[TLS] Keeping TLS extension points working

David Benjamin <davidben@chromium.org> Mon, 25 July 2016 22:32 UTC

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From: David Benjamin <davidben@chromium.org>
Date: Mon, 25 Jul 2016 22:32:29 +0000
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Subject: [TLS] Keeping TLS extension points working
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Hi folks,

I'm not sure how this process usually works, but I would like to reserve a
bunch of values in the TLS registries to as part of an idea to keep our
extension points working. Here's an I-D:

(The name GREASE is in honor of AGL's rusted vs. well-oiled joints analogy
from https://www.imperialviolet.org/2016/05/16/agility.html )

One problem we repeatedly run into is servers failing to implement TLS's
various extension points correctly. The most obvious being version
intolerance. When we deployed X25519 in Chrome, we discovered an intolerant
implementation. (Thankfully it was rare enough to not warrant a fallback or
revert!) It appears that signature algorithms maybe also be gathering rust.
Ciphers and extensions seem to have held up, but I would like to ensure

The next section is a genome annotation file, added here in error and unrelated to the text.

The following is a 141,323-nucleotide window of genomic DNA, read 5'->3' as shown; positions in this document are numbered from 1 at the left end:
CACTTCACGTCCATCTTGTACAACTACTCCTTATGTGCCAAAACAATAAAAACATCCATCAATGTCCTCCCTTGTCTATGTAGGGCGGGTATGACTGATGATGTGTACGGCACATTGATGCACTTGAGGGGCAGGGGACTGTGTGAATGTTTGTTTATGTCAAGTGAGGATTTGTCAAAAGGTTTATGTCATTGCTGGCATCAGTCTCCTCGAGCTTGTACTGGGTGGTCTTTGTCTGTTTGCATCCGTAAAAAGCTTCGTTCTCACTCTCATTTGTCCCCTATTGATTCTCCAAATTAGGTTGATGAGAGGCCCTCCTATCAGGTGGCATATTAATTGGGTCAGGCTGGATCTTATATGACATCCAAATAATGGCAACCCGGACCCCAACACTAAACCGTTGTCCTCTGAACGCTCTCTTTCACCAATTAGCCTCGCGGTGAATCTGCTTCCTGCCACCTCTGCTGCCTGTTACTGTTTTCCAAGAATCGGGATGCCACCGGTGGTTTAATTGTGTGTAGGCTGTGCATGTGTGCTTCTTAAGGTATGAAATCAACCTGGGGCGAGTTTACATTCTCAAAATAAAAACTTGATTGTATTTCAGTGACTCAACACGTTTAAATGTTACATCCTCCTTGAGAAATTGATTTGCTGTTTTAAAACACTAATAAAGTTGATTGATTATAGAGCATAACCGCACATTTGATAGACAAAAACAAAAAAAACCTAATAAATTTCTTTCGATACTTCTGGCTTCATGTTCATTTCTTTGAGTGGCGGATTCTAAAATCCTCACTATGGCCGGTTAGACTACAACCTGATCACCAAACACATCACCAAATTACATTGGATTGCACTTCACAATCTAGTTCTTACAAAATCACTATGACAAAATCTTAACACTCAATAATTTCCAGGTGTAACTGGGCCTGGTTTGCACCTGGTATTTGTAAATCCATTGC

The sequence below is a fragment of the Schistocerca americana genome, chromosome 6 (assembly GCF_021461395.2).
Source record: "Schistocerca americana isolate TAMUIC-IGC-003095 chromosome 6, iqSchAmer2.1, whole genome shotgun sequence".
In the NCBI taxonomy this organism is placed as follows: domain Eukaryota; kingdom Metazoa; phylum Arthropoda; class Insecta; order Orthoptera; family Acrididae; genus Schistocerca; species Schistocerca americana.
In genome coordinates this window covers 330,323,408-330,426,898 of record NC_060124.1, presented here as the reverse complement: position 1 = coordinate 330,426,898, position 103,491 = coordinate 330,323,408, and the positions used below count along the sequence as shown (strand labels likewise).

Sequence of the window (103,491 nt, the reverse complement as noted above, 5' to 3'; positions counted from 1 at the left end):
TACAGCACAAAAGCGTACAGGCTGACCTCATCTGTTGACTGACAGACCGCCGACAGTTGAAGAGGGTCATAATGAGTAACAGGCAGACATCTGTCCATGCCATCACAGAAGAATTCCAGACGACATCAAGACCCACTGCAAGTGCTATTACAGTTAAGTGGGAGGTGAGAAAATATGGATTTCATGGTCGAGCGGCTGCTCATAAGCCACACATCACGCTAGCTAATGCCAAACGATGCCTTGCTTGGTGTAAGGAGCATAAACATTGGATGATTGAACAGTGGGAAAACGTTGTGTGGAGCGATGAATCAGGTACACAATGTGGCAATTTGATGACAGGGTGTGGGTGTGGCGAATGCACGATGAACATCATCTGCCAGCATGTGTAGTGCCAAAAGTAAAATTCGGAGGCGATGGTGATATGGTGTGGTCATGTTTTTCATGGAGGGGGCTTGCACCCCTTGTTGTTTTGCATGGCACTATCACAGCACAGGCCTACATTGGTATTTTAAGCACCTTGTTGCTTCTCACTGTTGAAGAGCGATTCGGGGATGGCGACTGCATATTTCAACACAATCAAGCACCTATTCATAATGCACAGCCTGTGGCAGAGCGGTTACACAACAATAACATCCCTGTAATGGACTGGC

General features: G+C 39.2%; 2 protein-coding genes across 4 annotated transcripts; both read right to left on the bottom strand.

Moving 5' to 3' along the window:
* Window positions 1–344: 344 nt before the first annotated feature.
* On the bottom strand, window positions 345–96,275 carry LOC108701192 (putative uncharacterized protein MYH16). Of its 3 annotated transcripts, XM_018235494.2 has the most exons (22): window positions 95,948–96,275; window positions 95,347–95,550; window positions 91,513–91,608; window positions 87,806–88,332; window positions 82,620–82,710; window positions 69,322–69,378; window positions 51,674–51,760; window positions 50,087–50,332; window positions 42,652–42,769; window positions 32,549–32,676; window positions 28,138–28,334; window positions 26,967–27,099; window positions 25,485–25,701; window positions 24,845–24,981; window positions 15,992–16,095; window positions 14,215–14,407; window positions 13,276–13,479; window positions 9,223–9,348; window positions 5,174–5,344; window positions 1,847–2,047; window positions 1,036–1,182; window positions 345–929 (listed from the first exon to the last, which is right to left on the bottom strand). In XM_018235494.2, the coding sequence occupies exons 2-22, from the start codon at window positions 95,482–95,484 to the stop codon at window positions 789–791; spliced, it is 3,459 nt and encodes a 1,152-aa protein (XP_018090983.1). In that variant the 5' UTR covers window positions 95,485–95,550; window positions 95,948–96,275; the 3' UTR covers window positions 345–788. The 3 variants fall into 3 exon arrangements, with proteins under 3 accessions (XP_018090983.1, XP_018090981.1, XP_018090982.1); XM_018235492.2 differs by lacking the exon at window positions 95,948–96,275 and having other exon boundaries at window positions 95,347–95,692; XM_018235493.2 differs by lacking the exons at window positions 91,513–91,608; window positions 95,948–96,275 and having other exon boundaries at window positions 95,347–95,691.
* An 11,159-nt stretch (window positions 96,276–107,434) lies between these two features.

they stay that way.

The root problem here is these broken servers interoperate fine with
clients at the time they are deployed. It is only after new values get
defined do we notice, by which time it is too late.

I would like to fix this by reserving a few values in our registries so
that clients may advertise random ones and regularly exercise these
codepaths in servers. If enough of the client base does this, we can turn a
large class of tomorrow's interop failures into today's interop failures.
This is important because an bug will not thrive in the ecosystem if it
does not work against the current deployment.

If you were in Berlin, you may recognize this idea from the version
negotiation debate. Alas that all happened in the wrong order as I hadn't
written this up yet. This idea can't be applied to versioning without
giving up on ClientHello.version, but we can start with the rest of the


PS: This is actually my first I-D, so apologies if I've messed it up